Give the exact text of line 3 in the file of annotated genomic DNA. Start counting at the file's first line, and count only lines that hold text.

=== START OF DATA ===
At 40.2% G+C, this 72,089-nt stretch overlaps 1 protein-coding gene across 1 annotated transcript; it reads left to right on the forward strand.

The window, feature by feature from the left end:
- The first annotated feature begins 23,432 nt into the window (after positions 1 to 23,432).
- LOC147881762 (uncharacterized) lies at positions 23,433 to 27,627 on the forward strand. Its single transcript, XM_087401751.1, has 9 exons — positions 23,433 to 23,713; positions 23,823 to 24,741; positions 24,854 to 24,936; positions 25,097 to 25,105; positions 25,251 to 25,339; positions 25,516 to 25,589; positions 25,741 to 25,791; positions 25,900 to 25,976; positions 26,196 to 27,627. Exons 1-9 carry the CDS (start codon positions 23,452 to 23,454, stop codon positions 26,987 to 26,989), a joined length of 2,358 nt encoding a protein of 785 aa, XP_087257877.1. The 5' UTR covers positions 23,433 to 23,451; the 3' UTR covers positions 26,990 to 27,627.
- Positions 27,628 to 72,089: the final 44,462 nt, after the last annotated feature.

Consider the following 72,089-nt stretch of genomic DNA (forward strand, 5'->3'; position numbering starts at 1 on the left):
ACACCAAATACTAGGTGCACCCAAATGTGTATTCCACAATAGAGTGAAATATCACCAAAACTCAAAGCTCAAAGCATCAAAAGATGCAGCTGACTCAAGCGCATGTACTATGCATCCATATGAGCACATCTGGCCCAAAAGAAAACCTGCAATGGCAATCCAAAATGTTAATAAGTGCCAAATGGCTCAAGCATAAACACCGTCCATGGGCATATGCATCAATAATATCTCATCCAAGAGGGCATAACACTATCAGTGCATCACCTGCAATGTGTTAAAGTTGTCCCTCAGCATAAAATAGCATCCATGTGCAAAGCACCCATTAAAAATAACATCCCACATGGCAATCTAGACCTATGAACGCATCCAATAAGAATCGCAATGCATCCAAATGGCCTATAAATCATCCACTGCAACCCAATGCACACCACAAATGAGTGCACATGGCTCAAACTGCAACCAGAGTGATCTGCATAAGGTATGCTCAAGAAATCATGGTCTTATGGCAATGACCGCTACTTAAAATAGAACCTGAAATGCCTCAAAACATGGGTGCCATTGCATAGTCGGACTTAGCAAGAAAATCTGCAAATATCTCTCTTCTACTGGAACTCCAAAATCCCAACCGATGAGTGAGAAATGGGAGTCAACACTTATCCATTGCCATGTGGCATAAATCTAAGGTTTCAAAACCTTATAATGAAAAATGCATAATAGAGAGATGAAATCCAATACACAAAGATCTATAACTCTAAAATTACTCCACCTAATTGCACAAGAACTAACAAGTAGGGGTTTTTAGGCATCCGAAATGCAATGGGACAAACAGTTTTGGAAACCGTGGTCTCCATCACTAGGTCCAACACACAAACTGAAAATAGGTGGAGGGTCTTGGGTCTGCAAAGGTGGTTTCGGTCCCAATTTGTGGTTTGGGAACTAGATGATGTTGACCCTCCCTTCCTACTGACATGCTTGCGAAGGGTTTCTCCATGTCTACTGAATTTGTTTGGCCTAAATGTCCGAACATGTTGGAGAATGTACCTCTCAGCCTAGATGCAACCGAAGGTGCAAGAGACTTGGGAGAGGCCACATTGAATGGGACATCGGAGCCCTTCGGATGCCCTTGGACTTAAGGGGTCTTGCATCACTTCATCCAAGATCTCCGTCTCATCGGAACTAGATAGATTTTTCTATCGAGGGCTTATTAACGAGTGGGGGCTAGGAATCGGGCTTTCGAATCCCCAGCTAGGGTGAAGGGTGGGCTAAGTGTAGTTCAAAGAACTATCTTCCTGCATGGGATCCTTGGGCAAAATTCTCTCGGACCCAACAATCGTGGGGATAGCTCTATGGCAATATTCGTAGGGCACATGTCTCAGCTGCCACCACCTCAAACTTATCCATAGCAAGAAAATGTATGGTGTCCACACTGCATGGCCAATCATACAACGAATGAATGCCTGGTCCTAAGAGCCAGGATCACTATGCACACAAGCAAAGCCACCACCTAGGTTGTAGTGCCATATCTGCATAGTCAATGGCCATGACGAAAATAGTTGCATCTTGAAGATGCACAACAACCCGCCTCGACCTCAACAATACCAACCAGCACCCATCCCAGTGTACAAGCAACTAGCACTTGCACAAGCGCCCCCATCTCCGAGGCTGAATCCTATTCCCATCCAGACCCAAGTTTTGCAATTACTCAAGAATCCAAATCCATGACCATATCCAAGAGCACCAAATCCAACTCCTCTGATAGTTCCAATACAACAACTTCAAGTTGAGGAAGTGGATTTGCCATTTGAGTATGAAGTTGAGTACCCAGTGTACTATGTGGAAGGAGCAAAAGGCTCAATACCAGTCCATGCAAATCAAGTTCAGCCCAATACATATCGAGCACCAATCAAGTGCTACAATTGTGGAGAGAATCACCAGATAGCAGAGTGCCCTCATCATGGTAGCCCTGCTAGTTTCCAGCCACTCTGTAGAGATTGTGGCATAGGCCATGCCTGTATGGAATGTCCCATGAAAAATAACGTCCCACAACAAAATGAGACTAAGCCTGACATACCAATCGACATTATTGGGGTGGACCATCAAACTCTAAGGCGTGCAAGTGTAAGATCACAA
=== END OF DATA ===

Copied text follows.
- The first annotated feature begins 23,432 nt into the window (after positions 1 to 23,432).